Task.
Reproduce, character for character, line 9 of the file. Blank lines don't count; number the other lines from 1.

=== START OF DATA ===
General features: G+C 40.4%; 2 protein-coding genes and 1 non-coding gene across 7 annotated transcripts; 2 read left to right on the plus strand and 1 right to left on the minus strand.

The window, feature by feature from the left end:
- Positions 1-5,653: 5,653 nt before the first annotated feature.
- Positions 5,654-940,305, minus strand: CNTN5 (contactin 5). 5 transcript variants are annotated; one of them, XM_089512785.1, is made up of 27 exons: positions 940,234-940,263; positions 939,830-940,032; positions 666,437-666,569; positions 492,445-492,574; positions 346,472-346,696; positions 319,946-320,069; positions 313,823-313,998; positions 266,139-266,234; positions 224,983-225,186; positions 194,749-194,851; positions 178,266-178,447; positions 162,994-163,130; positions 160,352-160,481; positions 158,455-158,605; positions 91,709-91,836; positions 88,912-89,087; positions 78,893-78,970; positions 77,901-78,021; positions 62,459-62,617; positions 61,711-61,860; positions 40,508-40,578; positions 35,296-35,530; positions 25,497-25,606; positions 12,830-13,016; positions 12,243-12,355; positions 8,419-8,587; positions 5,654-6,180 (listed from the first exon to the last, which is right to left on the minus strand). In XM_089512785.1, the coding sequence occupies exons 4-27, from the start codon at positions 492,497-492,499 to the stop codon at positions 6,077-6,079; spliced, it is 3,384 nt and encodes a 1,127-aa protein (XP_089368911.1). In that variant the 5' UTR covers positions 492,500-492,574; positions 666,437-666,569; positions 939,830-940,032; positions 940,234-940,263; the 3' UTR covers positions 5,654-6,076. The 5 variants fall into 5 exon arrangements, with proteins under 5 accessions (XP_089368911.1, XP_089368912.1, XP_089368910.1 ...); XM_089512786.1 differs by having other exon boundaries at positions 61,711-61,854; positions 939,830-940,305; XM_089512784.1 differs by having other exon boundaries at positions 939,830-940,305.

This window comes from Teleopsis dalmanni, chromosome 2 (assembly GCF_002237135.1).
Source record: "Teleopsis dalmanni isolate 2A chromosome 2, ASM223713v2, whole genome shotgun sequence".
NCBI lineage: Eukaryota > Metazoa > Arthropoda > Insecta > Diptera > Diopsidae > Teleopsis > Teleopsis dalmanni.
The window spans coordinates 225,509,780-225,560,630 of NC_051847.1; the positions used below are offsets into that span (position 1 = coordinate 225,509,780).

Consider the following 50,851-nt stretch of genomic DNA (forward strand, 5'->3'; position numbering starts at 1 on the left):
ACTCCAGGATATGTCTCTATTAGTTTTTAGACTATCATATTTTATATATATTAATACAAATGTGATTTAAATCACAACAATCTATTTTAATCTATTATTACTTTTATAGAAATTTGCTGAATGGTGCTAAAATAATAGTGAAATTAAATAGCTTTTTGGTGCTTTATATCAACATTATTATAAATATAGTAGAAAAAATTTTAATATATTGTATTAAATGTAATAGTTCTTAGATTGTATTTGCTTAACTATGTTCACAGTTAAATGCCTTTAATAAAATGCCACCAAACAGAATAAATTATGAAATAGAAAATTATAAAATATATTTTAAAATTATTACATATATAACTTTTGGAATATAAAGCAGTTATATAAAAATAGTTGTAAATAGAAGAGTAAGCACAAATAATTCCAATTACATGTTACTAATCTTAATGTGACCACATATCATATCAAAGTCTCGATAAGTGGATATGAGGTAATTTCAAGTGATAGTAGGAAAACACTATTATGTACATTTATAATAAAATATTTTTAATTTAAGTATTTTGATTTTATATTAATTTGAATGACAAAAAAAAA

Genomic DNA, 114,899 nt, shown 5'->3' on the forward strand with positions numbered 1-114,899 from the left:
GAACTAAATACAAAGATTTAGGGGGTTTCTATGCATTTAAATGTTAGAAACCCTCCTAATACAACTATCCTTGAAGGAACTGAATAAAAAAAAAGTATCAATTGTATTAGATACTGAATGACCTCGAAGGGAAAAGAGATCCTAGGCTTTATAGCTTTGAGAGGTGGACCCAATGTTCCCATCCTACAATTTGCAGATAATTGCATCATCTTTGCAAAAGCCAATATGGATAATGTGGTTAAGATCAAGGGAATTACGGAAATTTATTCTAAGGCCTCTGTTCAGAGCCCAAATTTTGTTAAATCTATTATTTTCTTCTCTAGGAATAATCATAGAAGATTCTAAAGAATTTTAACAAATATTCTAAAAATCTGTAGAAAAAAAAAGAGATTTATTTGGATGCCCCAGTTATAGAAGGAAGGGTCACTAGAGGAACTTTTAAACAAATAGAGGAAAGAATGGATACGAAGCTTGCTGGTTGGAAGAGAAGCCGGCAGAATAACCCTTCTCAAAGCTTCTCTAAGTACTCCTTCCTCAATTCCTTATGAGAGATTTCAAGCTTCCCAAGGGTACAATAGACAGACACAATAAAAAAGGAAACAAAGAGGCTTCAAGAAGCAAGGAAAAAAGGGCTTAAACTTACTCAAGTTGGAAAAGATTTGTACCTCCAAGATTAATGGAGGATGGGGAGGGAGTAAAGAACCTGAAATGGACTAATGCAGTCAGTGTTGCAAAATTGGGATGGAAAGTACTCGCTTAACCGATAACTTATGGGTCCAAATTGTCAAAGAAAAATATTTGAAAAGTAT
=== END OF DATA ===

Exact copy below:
Consider the following 50,851-nt stretch of genomic DNA (forward strand, 5'->3'; position numbering starts at 1 on the left):